"There is the sense, more from outside Chicago than here, that the city -- especially with the Olympics -- is again going to get another chance to rise from the ashes. But with all that added attention, the spotlight has exposed some things that aren't so rosy. There's more to this city than the Olympics or that the mayor has a green roof," she said.
That spotlight is not just exposing Chicago's seedy underbelly but casting a shadow large enough for the country to see, said Chicago Tribune columnist Dawn Turner Trice.
"Chicago is under the spotlight like never before because the president-elect lives here," Trice said. That added attention gives reports a national urgency that they normally would not have.
"The governor has been under investigation for years. Everything with the Tribune and the Republic employees came to a head at the same time as the governor's arrest, and people outside of Chicago have this sense that things went from euphoric to somber overnight," she said.
"The mood in Chicago, given the economy, is much like the mood in the rest of the country. The truth is, this is pretty typical," she said. "There's a lot happening, but a lot that would have happened anyway. It's just the extra attention and extra emotions around Obama that make everything seem heightened."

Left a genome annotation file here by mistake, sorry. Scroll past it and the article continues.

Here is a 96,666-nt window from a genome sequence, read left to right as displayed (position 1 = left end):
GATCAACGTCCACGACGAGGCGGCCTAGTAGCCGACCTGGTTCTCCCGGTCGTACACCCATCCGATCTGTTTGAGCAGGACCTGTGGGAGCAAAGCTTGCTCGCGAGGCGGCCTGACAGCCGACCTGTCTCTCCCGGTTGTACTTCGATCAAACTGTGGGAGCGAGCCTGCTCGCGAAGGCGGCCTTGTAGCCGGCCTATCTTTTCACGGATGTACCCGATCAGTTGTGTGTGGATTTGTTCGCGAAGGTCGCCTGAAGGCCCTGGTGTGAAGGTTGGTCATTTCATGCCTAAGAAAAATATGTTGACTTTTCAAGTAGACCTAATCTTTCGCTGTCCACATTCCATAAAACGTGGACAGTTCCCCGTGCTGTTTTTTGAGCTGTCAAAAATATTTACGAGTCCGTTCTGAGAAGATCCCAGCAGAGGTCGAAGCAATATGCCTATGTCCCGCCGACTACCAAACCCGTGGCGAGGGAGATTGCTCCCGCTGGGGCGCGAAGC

Regular Chicagoans say they are taking everything in stride, following their sometimes disappointing politicians with the same focus they give to following their sometimes disappointing sports teams.
"If we weren't already past the high we were all feeling on Nov. 5, this is going to help," said Sachin Agarwal, 28, president of dawdle.com, a video game auction Web site.
"It's not like Obama was arrested," he said. "No one really liked Blagojevich anyway."